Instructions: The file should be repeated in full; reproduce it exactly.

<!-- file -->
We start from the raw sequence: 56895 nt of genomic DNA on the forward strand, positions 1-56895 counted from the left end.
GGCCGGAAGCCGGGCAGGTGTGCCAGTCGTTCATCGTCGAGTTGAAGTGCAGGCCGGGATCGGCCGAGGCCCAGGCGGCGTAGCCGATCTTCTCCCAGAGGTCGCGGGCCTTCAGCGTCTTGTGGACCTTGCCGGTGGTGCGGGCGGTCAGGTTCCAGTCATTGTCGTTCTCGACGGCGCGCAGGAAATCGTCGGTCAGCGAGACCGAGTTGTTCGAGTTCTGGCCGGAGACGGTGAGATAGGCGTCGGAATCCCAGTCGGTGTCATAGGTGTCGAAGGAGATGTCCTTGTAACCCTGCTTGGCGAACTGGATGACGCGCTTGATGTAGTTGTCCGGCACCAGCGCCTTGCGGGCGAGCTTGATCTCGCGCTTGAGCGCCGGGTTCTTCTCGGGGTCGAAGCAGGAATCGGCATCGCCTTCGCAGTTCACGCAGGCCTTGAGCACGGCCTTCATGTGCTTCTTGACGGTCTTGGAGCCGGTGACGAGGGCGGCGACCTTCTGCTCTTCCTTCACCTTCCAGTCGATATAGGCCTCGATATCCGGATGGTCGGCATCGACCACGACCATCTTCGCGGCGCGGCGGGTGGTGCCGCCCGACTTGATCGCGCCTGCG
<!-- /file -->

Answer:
We start from the raw sequence: 56895 nt of genomic DNA on the forward strand, positions 1-56895 counted from the left end.
GGCCGGAAGCCGGGCAGGTGTGCCAGTCGTTCATCGTCGAGTTGAAGTGCAGGCCGGGATCGGCCGAGGCCCAGGCGGCGTAGCCGATCTTCTCCCAGAGGTCGCGGGCCTTCAGCGTCTTGTGGACCTTGCCGGTGGTGCGGGCGGTCAGGTTCCAGTCATTGTCGTTCTCGACGGCGCGCAGGAAATCGTCGGTCAGCGAGACCGAGTTGTTCGAGTTCTGGCCGGAGACGGTGAGATAGGCGTCGGAATCCCAGTCGGTGTCATAGGTGTCGAAGGAGATGTCCTTGTAACCCTGCTTGGCGAACTGGATGACGCGCTTGATGTAGTTGTCCGGCACCAGCGCCTTGCGGGCGAGCTTGATCTCGCGCTTGAGCGCCGGGTTCTTCTCGGGGTCGAAGCAGGAATCGGCATCGCCTTCGCAGTTCACGCAGGCCTTGAGCACGGCCTTCATGTGCTTCTTGACGGTCTTGGAGCCGGTGACGAGGGCGGCGACCTTCTGCTCTTCCTTCACCTTCCAGTCGATATAGGCCTCGATATCCGGATGGTCGGCATCGACCACGACCATCTTCGCGGCGCGGCGGGTGGTGCCGCCCGACTTGATCGCGCCTGCG